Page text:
Vince Mendoza: All Blues

Stuart Nicholson sang the praises of this CD on the blog in November 2008. And for good reason. Blauklang features some of the most creative writing for large jazz ensemble in recent memory. If you enjoy Maria Schneider or continue to listen to the old Gil Evans-Miles Davis collaborations, you'll want this CD. Like Evans, Mendoza knows how to shape orchestral colors that are more sound textures than harmonies. The intro is a minimalist buzzing, a postmodern nature walk, that eventually settles into that perhaps-too-familiar "All Blues" vamp. Familiar, but only briefly . . . Mendoza now unpacks his own bag of tricks, fake modulations, oddball counterpoint, surprising chords, novel mix-and-match instrumental combinations. Not just this track, but the entire CD is a real pleasure. Credit must be given to Nguyên Lê and Markus Stockhausen (son of the famous composer), but especially to Vince Mendoza, who can no longer be typecast as a behind-the-scenes orchestrator of commercial projects for singers. On the basis of this release, Mendoza has moved into a select group, and deserves recognition as one of the finest living jazz arrangers.

December 08, 2008 · 1 comment


Miles From India: All Blues

Miles had a cool period, and a fusion period, but the Prince of Darkness never went through a Carnatic phase. Even so, his music, especially from the modal period, is well suited for the multicultural angle of the Miles From India project. For my part, I give high marks to any session that puts the great ghatam player Vikku Vinayakram in a rhythm section alongside Ron Carter and Jimmy Cobb, and mixes sitar and alto sax in the front line. (Front line? Perhaps I should call it the front half lotus position.) Producer Bob Belden gets high marks just for the bravado of his vision. But the fun doesn't stop there. The band tackles "All Blues" in 5/4 just to add some more curry into an already spicy mix. In an age of tribute projects that are as tasty as last week's leftovers, this one delights the palette.

July 28, 2008 · 0 comments


Toots Thielemans: Blue N' Green/All Blues

In some ways the great Toots Thielemans has been overlooked by the jazz world. That can happen when your main ax is a harmonica. Harmonicas and accordions are forever to be outsiders – never let into the club in which overwhelming virtuosity on an instrument is highly admired by legions of aficionados. It doesn't help that Toots is also a guitarist, a superlative whistler or that he had a hit tune with "Bluesette." These seem not to have added enough to his bona fides. There is a big difference between being called "the greatest jazz harmonica player" instead of "one of the greatest jazz musicians." Thielemans is both and jazz people in the know, know it.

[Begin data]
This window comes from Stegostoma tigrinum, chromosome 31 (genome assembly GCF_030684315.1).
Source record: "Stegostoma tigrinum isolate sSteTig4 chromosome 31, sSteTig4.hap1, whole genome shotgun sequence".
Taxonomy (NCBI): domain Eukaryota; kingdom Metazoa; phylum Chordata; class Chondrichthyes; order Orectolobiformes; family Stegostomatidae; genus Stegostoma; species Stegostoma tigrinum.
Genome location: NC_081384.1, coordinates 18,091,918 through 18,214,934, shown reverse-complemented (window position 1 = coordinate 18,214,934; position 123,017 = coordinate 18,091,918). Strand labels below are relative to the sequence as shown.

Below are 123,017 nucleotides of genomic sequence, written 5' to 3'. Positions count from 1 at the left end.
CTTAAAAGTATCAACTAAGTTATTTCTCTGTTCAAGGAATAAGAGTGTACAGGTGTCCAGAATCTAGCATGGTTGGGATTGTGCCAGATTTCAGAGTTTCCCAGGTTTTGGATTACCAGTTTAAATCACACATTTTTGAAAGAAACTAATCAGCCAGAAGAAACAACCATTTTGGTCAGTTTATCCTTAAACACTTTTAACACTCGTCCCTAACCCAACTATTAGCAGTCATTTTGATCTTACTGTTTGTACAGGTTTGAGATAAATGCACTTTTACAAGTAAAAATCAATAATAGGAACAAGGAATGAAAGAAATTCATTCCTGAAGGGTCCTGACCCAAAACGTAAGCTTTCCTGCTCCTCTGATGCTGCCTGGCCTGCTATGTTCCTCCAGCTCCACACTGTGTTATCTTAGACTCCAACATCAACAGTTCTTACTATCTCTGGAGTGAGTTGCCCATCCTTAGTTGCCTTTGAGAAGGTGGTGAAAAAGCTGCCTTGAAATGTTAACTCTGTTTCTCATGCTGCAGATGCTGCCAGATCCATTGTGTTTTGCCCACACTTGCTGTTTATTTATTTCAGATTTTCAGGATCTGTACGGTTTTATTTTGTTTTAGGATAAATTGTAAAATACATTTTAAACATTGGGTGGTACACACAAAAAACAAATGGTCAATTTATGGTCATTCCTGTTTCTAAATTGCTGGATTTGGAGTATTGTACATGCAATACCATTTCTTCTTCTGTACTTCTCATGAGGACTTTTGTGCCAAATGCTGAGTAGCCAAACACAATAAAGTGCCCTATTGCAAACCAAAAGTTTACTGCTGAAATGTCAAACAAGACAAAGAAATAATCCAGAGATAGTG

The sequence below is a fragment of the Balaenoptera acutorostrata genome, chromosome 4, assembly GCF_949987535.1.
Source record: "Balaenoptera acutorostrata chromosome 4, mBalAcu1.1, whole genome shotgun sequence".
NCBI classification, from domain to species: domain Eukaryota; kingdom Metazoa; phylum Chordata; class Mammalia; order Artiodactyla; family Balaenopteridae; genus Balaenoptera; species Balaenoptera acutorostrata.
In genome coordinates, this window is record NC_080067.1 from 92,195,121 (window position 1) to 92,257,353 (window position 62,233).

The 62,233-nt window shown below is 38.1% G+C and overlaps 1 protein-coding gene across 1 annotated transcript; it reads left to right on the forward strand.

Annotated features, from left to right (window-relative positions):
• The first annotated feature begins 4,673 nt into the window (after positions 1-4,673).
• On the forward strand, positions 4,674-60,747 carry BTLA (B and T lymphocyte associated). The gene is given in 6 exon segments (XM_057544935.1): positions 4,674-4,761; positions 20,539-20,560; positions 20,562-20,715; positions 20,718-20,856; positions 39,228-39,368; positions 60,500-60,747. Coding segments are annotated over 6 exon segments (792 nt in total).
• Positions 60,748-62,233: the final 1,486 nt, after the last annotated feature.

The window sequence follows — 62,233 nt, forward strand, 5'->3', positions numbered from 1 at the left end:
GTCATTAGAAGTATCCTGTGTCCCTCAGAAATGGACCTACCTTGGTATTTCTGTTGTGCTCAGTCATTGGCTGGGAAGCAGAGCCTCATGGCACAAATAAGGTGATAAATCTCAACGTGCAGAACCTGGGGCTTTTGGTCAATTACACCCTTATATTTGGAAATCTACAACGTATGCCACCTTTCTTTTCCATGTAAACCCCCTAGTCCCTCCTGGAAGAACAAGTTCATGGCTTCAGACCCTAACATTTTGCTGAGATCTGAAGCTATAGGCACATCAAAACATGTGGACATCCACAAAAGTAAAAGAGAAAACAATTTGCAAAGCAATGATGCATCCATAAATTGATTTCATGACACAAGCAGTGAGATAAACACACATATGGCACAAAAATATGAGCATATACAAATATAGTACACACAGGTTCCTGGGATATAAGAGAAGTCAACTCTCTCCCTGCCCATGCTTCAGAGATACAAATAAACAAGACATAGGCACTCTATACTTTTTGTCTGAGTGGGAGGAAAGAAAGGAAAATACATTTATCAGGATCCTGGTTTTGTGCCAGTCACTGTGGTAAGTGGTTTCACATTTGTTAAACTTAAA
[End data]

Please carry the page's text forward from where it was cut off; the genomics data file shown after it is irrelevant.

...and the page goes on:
For all intents and purposes, "Blue in Green" (listed here as "Blue N' Green") serves as a prelude for Thielemans's take on another Miles Davis classic, "All Blues." The medley begins first with pianist Fred Hersch and Thielemans taking wonderful solos extolling the thoughtful melodic virtues of "Blue in Green." Their measured but expressive endeavors serve as a melancholy introduction to "All Blues." The band goes up-tempo as Johnson and Baron propel the piece. Hersch and Thielemans once again take turns playing over the rapid changes. After several minutes of high energy, the two slow the number down with some touching counterpoint and a loving restatement of the theme. Thielemans's harmonica is as expressive as any mainstream instrument could ever hope to be.

Being a jazz harmonica virtuoso and a jazz whistler has some advantages. You don't have too much competition. You get some nice movie soundtrack jobs (Midnight Cowboy among others). A TV commercial can come your way here and there (Old Spice). And you can become known as perhaps the greatest jazz harmonica player/whistler ever. That will have to do for now.

June 21, 2008 · 0 comments


Miles Davis: All Blues

Miles Davis recorded many classic performances during his long career, but this ranks among the most beloved and best known of his works. Bill Evans sets the tone with a 6/8 vamp which provides both a hook for the listener and a spur for the soloists. I could tell you that Miles never had a better band . . . but, honestly, the real issue here is whether anyone ever brought a finer combo into a studio. And unlike most all-star dates, Kind of Blue contains no grandstanding or attempts at one-upmanship. Miles, Trane, Cannonball and the rhythm section all assert their individual personalities, but in a way that stays true to the mood of the music. This is not just a song, but a musical vision, perfectly realized and set down for the ages.

December 22, 2007 · 1 comment


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